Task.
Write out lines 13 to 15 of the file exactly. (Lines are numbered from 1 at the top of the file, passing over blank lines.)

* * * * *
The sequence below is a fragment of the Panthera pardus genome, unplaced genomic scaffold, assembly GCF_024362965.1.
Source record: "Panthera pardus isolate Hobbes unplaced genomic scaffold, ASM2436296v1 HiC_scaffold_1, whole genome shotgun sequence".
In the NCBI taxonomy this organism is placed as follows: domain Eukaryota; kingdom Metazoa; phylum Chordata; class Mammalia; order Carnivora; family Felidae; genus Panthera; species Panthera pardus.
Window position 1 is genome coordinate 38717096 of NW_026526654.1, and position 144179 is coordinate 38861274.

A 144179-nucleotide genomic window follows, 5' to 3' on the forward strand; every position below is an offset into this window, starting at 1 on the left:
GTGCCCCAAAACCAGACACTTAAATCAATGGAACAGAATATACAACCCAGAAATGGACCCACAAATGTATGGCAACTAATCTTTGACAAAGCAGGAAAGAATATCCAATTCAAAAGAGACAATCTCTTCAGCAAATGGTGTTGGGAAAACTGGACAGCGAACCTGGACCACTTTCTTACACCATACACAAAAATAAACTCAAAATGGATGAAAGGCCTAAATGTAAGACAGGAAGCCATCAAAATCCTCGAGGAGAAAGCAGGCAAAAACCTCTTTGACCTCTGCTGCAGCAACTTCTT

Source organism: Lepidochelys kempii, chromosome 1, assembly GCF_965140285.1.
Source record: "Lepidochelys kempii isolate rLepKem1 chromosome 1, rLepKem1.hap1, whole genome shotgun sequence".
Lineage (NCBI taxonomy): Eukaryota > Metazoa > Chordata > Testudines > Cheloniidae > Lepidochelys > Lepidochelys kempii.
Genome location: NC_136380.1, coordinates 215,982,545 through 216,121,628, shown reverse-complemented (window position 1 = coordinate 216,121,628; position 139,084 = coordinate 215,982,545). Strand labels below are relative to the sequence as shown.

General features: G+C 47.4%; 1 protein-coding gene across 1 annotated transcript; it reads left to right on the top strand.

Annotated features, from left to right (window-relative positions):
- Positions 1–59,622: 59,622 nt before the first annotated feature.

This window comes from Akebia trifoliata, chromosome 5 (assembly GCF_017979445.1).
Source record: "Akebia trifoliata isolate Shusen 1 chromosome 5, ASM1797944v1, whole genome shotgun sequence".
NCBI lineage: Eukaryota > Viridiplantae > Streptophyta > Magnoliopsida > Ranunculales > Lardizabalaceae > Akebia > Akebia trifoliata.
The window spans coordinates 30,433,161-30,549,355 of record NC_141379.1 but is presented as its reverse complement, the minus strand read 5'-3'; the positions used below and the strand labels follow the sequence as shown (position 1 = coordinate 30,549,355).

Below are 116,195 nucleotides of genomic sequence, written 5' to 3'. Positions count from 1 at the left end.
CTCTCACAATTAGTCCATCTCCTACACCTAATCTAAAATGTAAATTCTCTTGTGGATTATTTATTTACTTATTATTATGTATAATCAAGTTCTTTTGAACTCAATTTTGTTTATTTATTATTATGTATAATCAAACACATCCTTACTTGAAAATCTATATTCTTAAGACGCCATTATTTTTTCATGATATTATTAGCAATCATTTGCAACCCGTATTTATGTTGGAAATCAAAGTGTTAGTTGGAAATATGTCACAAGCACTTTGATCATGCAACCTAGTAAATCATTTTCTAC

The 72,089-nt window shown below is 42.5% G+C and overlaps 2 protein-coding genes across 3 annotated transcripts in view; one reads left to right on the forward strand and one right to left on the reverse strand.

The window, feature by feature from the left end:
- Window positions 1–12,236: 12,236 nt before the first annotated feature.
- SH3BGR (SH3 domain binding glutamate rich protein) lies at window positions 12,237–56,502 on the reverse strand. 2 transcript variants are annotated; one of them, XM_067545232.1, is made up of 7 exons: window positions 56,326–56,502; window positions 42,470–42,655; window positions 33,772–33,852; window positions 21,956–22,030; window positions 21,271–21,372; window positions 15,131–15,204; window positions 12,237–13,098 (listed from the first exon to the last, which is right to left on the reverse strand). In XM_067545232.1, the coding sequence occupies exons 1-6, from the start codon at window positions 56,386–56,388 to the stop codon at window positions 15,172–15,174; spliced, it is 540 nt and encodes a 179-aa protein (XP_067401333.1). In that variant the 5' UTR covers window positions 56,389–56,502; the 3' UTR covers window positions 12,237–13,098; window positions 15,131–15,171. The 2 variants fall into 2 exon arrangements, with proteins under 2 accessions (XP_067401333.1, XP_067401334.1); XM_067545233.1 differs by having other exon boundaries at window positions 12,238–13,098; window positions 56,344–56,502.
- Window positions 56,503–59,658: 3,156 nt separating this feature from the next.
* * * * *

- Positions 1–59,622: 59,622 nt before the first annotated feature.

This window comes from Akebia trifoliata, chromosome 5 (assembly GCF_017979445.1).
Source record: "Akebia trifoliata isolate Shusen 1 chromosome 5, ASM1797944v1, whole genome shotgun sequence".